Three years ago, on Oct. 7, 2017, J.T. Brown raised his fist during the national anthem in an act of peaceful protest against racism and police brutality.
At the time, he was heading into his seventh year of pro hockey with the Tampa Bay Lightning organization and was prepared for the possibility that his decision to peacefully protest might risk his chance of having an eighth.
One year earlier, then-San Francisco 49ers quarterback Colin Kaepernick knelt for the anthem in an effort to raise awareness of social and racial injustices happening across the nation, and Brown was beginning to face questions about whether he’d do the same.
He wrote about the experience — what led to his decision, and what came after — in a powerful piece published on NHL.com on Friday.
“I had a choice. I could shut up and play hockey, or I could do something so loud that the entire hockey community would hear me. Nothing will ever get accomplished if we all keep our heads down and our mouths shut. So, during the national anthem in Sunrise, Florida, I raised my fist to protest police brutality and racism,” wrote Brown. “In 2017 I had an opportunity to sacrifice for something bigger than hockey, and I knew that I needed to do it.”
In the piece, Brown also details his own lifelong, lived experience of being a Black man playing an overwhelmingly white sport:
“I will be honest, most of the time, we’re all just teammates. We joke, we play videogames, we play cards, and we bet on the football game. Then there are times when I’m the only player asked by arena security for my credentials when I’m just trying to get to my locker room. Or when I’m asked by hotel security to leave the hockey players alone and leave the hotel lobby when I’m just waiting with my teammates for our bus.
“Let’s not forget the classic line that every Black hockey player knows too well, “go play basketball,” which I heard during a hockey game at the highest level from an opposing player,” he wrote. “I worked hard my whole life to prove that I belong in the NHL, and when I made it, I was still reminded that I was a Black man playing a white sport.”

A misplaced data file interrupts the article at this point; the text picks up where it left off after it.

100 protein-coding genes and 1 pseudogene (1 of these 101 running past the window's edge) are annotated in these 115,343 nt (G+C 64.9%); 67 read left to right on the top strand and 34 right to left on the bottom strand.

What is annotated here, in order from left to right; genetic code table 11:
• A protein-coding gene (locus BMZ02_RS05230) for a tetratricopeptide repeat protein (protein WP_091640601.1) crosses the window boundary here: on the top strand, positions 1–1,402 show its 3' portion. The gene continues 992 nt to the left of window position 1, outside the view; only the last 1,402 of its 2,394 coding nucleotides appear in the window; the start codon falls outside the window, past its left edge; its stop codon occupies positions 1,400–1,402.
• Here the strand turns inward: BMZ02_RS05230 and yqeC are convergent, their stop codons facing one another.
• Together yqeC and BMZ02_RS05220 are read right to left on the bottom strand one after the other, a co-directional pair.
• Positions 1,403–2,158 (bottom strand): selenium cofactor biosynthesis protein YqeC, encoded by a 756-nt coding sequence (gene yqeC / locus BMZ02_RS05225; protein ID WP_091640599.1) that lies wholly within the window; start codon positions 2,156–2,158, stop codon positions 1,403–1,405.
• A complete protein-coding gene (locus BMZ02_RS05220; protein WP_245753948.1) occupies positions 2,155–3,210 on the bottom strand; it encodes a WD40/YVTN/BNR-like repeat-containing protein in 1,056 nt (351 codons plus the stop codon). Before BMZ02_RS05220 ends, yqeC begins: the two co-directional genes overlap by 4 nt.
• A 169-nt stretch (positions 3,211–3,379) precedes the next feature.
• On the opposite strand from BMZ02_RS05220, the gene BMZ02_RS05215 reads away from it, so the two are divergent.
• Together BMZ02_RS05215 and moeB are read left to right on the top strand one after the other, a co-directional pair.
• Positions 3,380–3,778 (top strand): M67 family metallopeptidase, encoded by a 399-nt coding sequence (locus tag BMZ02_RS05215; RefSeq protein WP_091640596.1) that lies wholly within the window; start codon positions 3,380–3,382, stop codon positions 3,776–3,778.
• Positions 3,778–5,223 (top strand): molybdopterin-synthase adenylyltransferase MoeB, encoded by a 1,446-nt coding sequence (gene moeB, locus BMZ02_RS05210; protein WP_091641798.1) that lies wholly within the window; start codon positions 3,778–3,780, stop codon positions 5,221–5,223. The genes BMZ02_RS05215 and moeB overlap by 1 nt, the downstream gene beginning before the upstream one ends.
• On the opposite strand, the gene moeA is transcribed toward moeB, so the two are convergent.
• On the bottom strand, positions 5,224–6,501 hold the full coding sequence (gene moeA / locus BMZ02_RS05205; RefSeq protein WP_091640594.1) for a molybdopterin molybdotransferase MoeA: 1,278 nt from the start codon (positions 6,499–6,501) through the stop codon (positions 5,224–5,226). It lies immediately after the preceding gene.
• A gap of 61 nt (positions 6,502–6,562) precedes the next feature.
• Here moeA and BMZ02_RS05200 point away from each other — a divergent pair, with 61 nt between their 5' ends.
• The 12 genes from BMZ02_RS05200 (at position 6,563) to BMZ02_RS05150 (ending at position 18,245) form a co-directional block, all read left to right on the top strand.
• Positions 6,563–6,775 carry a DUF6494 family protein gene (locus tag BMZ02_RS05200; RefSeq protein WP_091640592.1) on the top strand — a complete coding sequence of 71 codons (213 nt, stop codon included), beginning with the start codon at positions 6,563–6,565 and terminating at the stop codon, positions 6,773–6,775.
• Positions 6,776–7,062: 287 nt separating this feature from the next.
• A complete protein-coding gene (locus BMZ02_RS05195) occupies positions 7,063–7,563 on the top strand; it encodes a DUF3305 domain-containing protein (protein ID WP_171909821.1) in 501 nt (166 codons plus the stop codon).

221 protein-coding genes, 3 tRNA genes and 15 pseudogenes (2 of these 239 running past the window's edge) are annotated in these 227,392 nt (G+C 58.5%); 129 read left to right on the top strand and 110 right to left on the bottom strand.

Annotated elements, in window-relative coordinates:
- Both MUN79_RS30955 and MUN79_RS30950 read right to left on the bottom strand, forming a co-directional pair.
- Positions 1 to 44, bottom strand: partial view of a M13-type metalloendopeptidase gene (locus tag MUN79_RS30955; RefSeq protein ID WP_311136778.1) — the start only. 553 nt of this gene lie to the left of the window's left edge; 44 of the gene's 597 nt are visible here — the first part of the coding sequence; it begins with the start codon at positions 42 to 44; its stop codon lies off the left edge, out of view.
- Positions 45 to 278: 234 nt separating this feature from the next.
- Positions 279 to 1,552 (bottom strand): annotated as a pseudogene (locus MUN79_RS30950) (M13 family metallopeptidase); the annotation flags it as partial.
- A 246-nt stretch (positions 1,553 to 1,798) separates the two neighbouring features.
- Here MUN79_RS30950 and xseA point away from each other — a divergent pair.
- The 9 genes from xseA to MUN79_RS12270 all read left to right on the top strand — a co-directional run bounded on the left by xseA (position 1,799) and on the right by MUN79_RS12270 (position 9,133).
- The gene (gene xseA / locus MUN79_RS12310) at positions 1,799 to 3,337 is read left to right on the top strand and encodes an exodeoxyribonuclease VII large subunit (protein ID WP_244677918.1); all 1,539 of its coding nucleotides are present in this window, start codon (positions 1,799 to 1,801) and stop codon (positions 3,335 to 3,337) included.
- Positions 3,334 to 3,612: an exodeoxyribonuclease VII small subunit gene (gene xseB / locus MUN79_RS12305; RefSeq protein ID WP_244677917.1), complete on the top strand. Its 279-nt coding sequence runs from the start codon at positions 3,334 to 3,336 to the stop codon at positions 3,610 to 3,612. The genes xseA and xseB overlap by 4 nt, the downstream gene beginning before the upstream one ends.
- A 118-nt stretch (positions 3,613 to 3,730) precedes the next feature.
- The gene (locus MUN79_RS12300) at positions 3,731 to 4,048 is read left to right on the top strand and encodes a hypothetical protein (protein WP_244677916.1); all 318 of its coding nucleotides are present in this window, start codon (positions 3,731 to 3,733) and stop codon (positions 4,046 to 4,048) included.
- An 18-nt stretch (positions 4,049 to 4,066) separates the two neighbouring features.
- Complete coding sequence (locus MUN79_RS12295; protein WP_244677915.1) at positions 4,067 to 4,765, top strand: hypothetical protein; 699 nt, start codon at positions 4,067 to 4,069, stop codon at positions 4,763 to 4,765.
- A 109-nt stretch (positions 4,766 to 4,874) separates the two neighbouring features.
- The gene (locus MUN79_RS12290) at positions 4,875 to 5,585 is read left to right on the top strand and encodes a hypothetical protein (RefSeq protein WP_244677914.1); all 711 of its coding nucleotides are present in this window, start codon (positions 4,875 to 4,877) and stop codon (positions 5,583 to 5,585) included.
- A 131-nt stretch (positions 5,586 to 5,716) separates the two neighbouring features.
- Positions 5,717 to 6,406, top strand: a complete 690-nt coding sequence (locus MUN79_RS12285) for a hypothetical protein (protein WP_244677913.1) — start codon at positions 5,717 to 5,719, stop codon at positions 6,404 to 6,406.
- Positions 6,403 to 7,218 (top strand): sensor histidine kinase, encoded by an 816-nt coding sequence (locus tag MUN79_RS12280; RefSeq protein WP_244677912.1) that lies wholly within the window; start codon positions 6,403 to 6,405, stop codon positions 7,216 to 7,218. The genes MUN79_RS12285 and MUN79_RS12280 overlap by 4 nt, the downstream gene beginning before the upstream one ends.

Brown wrote that he received death threats and hateful messages online after raising his fist back in 2017 — messages he still receives now whenever he speaks up against racism.
“The backlash reinforced my belief that I did the right thing. I know the hockey community, and specifically, the Black community heard me acknowledge their pain and understood that I took an oath that game to always fight for equality.”
Now, as professional sports make their long-awaited return this summer, the stage is set not just for thrilling feats of athleticism in the quest for championship crowns but for real, powerful, and impactful conversations led by athletes and leaders using their platforms for good.
After spending the 2019-20 campaign with the Minnesota Wild‘s AHL affiliate in Iowa, Brown won’t be playing when his Minnesota teammates hit the ice this weekend, he continues to lead with his actions and words and sees promise in others in the NHL beginning to do the same.
“For the first time, I saw a glimpse of a League consisting of predominately affluent white males speaking out against issues that were once ignored. It has been promising to see activism in the NHL progressing,” he wrote of seeing his white peers begin to speak out in support of the Black Lives Matter movement in the wake of George Floyd’s death in May. “The urgency for social change does not cease as the roars from protests fade and disappear from our timelines. So whether you use your hands for giving donations, volunteering, holding signs as you march in a protest, being vocal online, or raising a fist in solidarity, we all have a responsibility to fight for equality. History cannot continue to repeat itself.”